https://www.sjbaker.org/wiki/index.php?title=GameTools_gameHashTable&feed=atom&action=historyGameTools gameHashTable - Revision history2021-05-05T21:51:56ZRevision history for this page on the wikiMediaWiki 1.24.4https://www.sjbaker.org/wiki/index.php?title=GameTools_gameHashTable&diff=83&oldid=prevSteveBaker: New page: Hash tables and Checksums are convenient ways to store bulk data in random order and yet retrieve it quickly. == gameHashTable == '''gameHashTable''' supports a table of key/value pairs....2007-10-24T04:39:31Z<p>New page: Hash tables and Checksums are convenient ways to store bulk data in random order and yet retrieve it quickly. == gameHashTable == '''gameHashTable''' supports a table of key/value pairs....</p>
<p><b>New page</b></p><div>Hash tables and Checksums are convenient ways to store bulk data in random order and yet retrieve it quickly.<br />
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== gameHashTable ==<br />
<br />
'''gameHashTable''' supports a table of key/value pairs. The 'value' can either be a 'void *' pointer or an integer. Use ''gameHashTable::getFreeKey()'' to get a guaranteed-unique key - or use ''gameHashTable::getFreeKeyBlock()'' to get a number of consecutive, unusued keys - it returns the first of that set. Alternatively, you can just make up your own keys - so long as they are unique. The ''[[#gameChecksum|gameChecksum]]'' method is an excellent way to do that. The remaining hash table functions are pretty obvious:<br />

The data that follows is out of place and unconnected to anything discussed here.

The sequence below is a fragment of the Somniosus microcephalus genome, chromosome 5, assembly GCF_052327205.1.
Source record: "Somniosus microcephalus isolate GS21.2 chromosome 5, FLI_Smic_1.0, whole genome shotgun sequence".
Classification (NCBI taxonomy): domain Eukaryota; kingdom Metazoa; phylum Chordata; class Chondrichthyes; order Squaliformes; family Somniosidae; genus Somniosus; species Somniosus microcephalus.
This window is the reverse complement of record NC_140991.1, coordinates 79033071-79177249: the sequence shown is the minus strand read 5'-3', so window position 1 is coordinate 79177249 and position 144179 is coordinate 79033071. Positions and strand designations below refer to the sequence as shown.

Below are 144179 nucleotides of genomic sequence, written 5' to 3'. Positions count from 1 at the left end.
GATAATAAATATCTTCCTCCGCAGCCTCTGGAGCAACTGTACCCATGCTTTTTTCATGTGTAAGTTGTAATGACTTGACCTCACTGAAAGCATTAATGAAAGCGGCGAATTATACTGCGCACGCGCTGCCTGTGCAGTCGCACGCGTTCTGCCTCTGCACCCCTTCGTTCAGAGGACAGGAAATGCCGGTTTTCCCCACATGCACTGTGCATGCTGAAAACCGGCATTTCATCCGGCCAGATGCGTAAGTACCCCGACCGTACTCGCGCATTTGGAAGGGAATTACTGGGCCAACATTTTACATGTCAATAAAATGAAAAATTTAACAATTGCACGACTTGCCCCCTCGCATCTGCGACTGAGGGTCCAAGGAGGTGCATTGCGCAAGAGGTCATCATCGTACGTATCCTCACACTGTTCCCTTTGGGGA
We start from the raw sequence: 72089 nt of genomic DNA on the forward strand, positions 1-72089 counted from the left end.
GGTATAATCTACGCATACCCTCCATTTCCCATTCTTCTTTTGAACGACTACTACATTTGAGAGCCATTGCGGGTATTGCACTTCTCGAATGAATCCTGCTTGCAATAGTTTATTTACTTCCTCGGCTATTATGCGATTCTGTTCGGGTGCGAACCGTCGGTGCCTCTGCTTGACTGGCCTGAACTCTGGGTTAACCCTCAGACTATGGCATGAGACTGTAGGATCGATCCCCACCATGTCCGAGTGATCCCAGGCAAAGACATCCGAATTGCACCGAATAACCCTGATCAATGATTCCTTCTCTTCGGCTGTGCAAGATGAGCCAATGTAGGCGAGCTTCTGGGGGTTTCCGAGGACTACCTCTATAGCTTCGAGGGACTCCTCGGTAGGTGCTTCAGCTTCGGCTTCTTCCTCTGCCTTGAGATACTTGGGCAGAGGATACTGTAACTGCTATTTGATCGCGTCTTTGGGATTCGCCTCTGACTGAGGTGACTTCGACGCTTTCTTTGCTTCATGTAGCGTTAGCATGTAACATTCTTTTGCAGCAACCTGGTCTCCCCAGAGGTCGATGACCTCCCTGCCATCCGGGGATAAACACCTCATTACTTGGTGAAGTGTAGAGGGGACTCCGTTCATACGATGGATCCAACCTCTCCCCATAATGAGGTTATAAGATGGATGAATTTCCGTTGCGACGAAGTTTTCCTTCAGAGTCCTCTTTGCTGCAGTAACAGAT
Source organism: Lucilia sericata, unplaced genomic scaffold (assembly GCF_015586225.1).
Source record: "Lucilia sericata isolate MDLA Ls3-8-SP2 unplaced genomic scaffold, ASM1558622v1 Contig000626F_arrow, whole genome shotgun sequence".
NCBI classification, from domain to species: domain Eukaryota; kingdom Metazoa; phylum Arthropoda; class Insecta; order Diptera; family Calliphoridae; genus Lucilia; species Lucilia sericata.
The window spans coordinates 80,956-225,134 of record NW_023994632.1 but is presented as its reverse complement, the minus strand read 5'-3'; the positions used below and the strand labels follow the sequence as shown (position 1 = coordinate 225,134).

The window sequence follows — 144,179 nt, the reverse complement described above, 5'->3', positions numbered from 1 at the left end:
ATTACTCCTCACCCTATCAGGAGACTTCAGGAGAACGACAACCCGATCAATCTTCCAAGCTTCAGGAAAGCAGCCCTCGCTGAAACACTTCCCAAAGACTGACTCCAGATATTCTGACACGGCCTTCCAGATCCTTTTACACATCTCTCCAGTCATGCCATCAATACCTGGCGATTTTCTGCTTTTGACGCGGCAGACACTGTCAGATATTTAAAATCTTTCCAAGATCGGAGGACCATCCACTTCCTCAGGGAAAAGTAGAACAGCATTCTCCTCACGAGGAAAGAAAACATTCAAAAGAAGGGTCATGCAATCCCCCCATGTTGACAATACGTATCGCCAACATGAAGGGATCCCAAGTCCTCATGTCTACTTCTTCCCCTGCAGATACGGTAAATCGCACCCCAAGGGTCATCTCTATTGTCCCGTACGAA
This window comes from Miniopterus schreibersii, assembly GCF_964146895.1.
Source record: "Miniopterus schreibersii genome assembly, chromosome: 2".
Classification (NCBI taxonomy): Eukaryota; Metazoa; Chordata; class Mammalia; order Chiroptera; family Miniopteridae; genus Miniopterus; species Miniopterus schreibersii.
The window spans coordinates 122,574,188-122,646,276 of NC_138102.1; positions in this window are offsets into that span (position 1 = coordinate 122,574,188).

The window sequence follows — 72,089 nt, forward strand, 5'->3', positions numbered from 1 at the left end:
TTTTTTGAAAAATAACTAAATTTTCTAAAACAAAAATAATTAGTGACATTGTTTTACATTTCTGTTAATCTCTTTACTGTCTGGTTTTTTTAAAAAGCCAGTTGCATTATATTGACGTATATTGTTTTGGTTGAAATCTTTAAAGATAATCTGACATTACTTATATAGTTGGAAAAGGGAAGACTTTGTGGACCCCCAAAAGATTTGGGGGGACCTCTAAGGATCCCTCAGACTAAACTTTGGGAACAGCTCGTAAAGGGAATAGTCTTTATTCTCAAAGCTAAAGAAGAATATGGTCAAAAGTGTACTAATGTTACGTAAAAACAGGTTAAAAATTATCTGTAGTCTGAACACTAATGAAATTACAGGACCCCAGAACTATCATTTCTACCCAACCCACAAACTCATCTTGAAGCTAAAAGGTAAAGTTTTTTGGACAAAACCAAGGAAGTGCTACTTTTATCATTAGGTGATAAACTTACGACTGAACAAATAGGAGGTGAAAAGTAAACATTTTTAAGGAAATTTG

<br />
class gameHashTable<br />
{<br />
gameHashTable ( unsigned int size = DEFAULT_HASHTABLE_SIZE ) ;<br />
~gameHashTable () ;<br />
int getInt ( unsigned int key ) ;<br />
void add ( unsigned int key, int val ) ;<br />
void *get ( unsigned int key ) ;<br />
void add ( unsigned int key, void *data ) ;<br />
void remove ( unsigned int key ) ;<br />
unsigned int getFreeKeyBlock ( unsigned int numKeys ) ;<br />
unsigned int getFreeKey () ;<br />
} ;<br />
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== gameChecksum ==<br />
<br />
To calculate a virtually unique checksum for a text string, the most convenient method is to call:<br />
<br />
unsigned int getChecksum ( const char *s ) ;<br />
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...which is a reasonably fast 32 bit checksum generator for null-terminated strings. If you need to calculate the checksum of some other kind of data, you need to use the underlying ''class gameChecksum'':<br />
<br />
class gameChecksum<br />
{<br />
gameChecksum() ;<br />
void clear() ;<br />
void add ( const char *s ) ;<br />
void add ( const unsigned char *b, int length ) ;<br />
void add ( unsigned char b ) ;<br />
void add ( int x ) ;<br />
void add ( bool x ) ;<br />
void add ( short x ) ;<br />
void add ( unsigned short x ) ;<br />
void add ( unsigned int x ) ;<br />
void add ( signed char x ) ;<br />
void add ( double x ) ;<br />
void add ( float x ) ;<br />
unsigned int get () ;<br />
} ;<br />
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The idea is to call ''gameChecksum::clear()'' (which is automatically done in the constructor function) to 'empty' the checksum generator, then call any of the ''gameChecksum::add(...)'' functions in any order and in any combination to add data that you'd like to be included into the check sum. When you are done, call ''gameChecksum::get()'' to get the resulting checksum code.<br />
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The checksum is guaranteed never to be zero - so you can safely use a zero checksum to flag error conditions in code that uses it. Whilst it is astronomically unlikely that two data structures (or strings or whatever) would generate the same result, it is possible that this could happen - so mission-critical code needs to check for this situation. A probability of one in four billion of a collision is good enough for many applications - but only a perfect checksum algorithm generates all codes with equal probability - so your odds are probably not that good.<br />
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{{gameTools}}<br />
{{LoL}}</div>SteveBaker